One of the best preserved medieval centers in Europe, Gamla Stan, or the Old Town, dates back to 1252 when Stockholm was founded. Until 1980, this part of Stockholm was known as ‘The Town between the Bridges’, but was renamed to Gamla, meaning old, and stan, a contraction of the word ‘staden’, meaning town.

Courtyard at Hotel Castanea.

My hostel, the Castanea Hostel, is located in the heart of Gamla stan, in the midst of narrow, cobblestone streets, winding alleys and restaurants and shop galore. Even now, cellar vaults and frescoes from the Middle Ages can be found on some of the facades.

Stora Nygatan.


Stortorget Square.

The oldest square in Stockholm is Stortorget, and it is crowded with buildings of colorful facades. Within this square is also the Stock Exchange Building, which houses the Swedish Academy, the Nobel Museum, and the Nobel Library. This square was the site of the Stockholm Bloodbath, where Swedish noblemen were massacred by the Danish forces under King Christian II, as he had just overtaken Stockholm.

Stock Exchange Building.

In the center of the square sits a well designed by Erik Palmstedt, and it was used to provide water to the new Stock Exchange Building. Although it dried up in 1856, it is today connected to the city water conduit. This square is traditionally renowned for its annual Christmas market.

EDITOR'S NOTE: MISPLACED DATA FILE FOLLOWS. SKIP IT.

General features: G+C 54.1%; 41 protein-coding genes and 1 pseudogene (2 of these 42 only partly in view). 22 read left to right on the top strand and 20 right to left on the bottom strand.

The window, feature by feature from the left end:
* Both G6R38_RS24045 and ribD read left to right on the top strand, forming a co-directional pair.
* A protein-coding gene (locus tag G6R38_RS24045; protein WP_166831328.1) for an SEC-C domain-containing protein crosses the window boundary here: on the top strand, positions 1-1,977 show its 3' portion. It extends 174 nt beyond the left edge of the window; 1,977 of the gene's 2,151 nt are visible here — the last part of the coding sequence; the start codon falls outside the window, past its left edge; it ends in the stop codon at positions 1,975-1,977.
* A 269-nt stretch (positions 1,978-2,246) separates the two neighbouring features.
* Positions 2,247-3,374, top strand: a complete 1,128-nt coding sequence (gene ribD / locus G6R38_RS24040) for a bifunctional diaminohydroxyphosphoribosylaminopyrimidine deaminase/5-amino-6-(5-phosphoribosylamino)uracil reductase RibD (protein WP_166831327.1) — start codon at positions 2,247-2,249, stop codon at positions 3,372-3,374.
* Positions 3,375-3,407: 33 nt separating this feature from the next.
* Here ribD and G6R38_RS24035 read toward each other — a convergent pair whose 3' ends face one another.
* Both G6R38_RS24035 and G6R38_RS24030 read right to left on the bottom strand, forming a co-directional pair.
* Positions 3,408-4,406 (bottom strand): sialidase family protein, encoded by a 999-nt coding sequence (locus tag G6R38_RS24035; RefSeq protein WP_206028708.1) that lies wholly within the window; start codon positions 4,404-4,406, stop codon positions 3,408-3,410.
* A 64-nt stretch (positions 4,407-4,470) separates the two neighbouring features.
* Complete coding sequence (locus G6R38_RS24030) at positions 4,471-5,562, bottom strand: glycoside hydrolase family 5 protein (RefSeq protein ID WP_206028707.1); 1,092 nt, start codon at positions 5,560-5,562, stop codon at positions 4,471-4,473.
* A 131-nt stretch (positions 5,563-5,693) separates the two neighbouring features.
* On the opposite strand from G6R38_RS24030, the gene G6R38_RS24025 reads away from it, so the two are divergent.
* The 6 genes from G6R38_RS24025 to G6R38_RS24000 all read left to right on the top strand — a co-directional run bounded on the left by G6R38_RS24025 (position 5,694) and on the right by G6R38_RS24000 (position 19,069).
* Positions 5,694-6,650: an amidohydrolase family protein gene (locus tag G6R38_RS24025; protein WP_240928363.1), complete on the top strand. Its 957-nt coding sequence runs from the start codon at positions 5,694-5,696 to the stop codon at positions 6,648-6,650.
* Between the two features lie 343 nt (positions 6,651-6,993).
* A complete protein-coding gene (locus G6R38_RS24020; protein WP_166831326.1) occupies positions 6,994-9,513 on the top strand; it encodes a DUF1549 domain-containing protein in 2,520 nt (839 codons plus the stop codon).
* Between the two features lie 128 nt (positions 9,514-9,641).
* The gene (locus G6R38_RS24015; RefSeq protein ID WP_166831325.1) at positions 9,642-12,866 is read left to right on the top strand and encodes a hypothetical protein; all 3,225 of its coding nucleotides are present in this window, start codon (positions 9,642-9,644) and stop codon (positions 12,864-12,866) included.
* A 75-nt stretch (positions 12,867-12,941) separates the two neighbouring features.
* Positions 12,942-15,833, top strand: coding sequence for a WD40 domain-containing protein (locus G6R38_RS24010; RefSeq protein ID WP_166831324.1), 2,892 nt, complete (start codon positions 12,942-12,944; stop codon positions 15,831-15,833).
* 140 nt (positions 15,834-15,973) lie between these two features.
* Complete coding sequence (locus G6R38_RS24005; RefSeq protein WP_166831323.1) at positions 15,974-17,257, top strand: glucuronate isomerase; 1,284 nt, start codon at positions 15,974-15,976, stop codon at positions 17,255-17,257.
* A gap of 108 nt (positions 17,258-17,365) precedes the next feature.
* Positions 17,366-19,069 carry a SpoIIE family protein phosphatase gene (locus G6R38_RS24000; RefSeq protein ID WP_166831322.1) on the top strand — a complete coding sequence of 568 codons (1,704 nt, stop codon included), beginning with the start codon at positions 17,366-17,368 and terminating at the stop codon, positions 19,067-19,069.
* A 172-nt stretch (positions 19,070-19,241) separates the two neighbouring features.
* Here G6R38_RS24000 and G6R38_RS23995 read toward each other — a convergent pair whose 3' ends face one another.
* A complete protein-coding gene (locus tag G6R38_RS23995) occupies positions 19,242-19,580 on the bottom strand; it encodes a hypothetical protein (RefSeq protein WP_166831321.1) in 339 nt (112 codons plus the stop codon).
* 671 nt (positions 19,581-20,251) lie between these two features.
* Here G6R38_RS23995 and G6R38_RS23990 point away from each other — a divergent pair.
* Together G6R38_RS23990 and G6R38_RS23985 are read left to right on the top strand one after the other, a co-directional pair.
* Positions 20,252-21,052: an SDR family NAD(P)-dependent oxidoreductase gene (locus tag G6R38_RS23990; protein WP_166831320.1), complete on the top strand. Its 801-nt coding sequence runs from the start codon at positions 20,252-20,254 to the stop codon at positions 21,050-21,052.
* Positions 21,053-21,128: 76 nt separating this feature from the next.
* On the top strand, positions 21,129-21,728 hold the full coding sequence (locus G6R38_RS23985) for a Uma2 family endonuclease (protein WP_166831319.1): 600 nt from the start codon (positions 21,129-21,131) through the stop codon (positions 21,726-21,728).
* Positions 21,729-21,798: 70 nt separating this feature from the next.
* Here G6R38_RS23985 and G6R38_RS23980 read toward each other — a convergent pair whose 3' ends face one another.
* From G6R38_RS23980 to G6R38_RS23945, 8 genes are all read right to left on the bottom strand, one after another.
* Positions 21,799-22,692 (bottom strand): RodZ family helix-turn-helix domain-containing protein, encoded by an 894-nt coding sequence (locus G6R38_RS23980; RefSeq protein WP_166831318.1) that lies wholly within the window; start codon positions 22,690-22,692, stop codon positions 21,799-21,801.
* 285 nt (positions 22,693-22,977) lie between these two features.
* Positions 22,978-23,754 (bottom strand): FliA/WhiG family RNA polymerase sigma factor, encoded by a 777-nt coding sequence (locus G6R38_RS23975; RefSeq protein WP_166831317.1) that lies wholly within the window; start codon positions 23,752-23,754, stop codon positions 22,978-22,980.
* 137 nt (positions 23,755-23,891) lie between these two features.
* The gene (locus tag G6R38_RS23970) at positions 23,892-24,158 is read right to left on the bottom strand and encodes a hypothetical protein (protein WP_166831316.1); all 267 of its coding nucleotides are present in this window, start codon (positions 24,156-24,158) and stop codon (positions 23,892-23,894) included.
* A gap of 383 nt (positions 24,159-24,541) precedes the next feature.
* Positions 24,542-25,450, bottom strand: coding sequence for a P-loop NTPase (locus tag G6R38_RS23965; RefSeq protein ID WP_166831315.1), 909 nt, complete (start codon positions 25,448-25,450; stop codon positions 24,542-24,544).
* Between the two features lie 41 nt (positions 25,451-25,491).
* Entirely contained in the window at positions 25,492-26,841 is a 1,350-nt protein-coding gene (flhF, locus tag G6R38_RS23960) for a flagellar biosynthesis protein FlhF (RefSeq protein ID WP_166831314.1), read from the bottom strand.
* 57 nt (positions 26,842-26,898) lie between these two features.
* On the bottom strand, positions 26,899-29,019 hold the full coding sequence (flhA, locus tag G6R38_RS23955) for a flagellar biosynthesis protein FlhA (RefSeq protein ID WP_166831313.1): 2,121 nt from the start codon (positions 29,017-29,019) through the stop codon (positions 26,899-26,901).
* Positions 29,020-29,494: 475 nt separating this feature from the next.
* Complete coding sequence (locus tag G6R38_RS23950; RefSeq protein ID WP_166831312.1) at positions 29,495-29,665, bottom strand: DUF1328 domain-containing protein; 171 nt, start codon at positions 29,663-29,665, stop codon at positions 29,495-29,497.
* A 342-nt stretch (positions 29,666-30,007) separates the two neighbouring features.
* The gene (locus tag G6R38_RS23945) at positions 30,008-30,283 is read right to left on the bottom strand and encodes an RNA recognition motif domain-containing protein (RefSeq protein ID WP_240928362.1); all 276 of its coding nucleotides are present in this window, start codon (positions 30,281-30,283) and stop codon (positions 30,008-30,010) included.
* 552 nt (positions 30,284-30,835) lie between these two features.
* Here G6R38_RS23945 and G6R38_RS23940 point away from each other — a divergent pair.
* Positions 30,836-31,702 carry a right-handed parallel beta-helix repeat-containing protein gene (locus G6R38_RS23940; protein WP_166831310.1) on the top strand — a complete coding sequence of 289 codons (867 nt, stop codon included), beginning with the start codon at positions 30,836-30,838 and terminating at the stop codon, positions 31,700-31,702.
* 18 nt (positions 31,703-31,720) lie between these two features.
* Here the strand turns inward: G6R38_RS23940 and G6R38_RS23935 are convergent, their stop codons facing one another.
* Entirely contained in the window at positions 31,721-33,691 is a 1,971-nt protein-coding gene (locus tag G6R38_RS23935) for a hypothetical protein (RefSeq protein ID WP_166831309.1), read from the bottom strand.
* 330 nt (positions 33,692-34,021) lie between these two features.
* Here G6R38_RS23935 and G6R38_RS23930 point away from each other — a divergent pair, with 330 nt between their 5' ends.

Well in Stortorget Square.


Well in Stortorget Square.

Also located in Gamla stan is the Stockholm Cathedral, or Church of St. Nicholas, Sankt Nikolai kyrka, or Storkyrkan. Built by Birger Jarl, the founder of Stockholm, this is the oldest church in Gamla stan and a good example of the Brick Gothic style. For the first 400 years of the city’s life, it was the only parish church in the city and has been the frequent site of major events in Swedish history, such as royal weddings, coronations, and funerals. Crown Princess Victoria, the eldest daughter of the current monarchs, was married here in 2010.

Stockholm Cathedral.

From the mid-19th to the mid-20th century, Gamla stan was considered a slum, with many of its historical buildings left in disrepair, with several blocks and alleys being demolished for the enlargement of the Parliament. But since the 1980s, it has reclaimed most of its charm and has since become a tourist attraction, showcasing its medieval, Renaissance architecture.

Gamla Stan.

Narrow, cobblestone alley.

German Church on Tyska Brinken.

Kindstugatan. My walk home.

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